James Weldon Johnson’s career was one of extraordinary range, spanning the worlds of diplomacy (as U.S. consul in Venezuela and Nicaragua), politics (as Secretary of the NAACP), journalism (as founder of one newspaper and longtime editor of another), musical theater (as lyricist for the Broadway songwriting team of Cole and Johnson Brothers), and literature (as novelist, poet, and anthologist). At the dawning of what would become the modern civil rights movement, he forged a record of accomplishment that defied the odds. The Library of America now presents a collection of his writings that displays the many facets of a complex and impassioned writer.
The Autobiography of an Ex-Colored Man (1912), Johnson’s first book, is a novel that on its original anonymous publication was taken by many for an actual memoir. A groundbreaking work of modern fiction, it powerfully describes the inner development of a gifted, socially alienated man as he tries to come to terms with the constraints of racism.
Along This Way (1933) is Johnson’s genial and enthralling account of his fantastically busy life, with a cast of characters including W.E.B. Du Bois, Paul Robeson, Clarence Darrow, Booker T. Washington, Theodore Roosevelt, Carl Van Vechten, and many others.
A selection of shorter prose—editorials from The New York Age, political essays, literary prefaces, an excerpt from the historical study Black Manhattan—confirms the variety of Johnson’s interests, as he comments on figures and topics including Jack Johnson, Marcus Garvey, Woodrow Wilson, lynching, anti-Japanese discrimination in California, American involvement in Haiti, changing trends in theater and poetry, and the significance of spirituals.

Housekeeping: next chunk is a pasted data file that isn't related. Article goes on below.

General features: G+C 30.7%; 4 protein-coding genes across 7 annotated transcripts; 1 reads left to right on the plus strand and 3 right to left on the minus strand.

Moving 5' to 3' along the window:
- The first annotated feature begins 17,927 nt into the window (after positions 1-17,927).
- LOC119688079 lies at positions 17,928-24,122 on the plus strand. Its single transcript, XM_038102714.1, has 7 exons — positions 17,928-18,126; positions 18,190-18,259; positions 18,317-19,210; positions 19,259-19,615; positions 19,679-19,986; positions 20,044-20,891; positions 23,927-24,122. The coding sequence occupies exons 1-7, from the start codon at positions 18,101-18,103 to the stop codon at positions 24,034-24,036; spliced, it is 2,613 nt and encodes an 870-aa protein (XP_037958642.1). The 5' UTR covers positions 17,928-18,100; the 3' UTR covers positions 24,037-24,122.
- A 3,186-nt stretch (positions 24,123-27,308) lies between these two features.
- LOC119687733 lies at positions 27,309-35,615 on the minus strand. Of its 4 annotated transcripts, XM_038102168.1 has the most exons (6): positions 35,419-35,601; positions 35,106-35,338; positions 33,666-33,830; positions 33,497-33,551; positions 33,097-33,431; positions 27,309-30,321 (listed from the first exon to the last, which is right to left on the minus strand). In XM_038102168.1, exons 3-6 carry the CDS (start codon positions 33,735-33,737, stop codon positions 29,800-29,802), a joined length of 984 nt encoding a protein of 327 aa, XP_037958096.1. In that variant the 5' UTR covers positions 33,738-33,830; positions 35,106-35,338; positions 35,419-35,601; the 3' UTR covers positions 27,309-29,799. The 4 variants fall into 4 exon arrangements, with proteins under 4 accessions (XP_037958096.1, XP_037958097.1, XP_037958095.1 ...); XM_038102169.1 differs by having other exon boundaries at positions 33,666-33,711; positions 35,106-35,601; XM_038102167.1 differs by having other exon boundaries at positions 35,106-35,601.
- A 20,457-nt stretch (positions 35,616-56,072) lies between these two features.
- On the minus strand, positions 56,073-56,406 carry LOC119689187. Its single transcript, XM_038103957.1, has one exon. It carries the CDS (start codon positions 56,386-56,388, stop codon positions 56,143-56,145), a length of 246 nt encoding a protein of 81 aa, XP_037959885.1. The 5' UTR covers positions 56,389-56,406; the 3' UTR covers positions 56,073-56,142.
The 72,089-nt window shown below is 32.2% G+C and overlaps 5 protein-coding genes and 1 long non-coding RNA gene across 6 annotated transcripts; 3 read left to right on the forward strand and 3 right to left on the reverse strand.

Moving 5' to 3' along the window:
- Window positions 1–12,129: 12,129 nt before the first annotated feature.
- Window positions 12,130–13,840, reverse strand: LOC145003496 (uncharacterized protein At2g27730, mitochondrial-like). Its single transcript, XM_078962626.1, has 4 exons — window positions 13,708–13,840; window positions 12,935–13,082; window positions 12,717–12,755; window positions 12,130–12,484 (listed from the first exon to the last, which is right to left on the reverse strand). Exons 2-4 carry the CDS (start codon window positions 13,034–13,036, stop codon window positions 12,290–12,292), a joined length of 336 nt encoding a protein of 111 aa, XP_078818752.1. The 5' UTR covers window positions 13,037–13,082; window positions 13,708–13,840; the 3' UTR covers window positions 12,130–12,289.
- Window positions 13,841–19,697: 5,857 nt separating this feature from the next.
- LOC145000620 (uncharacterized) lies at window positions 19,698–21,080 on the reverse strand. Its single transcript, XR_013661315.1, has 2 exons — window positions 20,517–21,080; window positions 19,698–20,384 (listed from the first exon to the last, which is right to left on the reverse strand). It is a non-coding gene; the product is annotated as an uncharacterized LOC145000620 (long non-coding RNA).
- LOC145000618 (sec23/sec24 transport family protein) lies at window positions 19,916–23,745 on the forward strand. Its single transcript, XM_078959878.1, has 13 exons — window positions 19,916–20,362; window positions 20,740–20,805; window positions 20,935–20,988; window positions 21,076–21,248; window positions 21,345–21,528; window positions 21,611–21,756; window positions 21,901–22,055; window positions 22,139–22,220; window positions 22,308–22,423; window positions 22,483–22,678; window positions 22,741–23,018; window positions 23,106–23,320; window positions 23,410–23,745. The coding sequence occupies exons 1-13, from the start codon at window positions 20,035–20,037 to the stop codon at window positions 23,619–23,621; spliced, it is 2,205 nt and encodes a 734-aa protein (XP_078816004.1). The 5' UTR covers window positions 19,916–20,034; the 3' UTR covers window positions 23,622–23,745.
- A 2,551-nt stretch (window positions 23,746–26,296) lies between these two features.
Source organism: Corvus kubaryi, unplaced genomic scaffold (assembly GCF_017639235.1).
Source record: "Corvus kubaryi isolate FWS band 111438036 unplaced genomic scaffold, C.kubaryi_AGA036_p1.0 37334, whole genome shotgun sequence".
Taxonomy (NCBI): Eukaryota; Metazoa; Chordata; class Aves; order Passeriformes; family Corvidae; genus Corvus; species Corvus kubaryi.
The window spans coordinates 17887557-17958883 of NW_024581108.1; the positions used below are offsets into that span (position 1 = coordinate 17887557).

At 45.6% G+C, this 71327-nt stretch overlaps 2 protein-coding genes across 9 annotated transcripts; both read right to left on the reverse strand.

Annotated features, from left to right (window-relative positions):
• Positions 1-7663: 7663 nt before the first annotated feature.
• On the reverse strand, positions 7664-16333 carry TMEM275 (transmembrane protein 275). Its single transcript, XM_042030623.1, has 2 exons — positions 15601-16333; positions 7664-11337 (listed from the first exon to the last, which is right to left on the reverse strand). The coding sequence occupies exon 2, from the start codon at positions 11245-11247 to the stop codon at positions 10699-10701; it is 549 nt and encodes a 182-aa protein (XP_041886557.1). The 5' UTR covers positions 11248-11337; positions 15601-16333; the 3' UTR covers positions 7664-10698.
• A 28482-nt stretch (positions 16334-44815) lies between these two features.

Johnson’s poetry is represented by the full text of God’s Trombones (1927), his stirring homage to African-American preaching, and shorter works including “O Black and Unknown Bards,” lyrics from Johnson’s Broadway songwriting days, and “Lift Every Voice and Sing,” the hymn often referred to as the “Negro National Anthem.”
About the Author
James Weldon Johnson was born in Jacksonville, Florida, in 1871. Among the first to break through the barriers segregating his race, he was educated at Atlanta University and at Columbia and was the first black admitted to the Florida bar. He was also, for a time, a songwriter in New York, American consul in Venezuela and Nicaragua, executive secretary of the NAACP, and professor of creative literature at Fisk University—experiences recorded in his autobiography, Along This Way. Other books by him include Saint Peter Relates an Incident, Black Manhattan, and God's Trombones: Seven Negro Sermons in Verse. In addition to his own writing, Johnson was the editor of pioneering anthologies of black American poetry and spirituals. He died in 1938.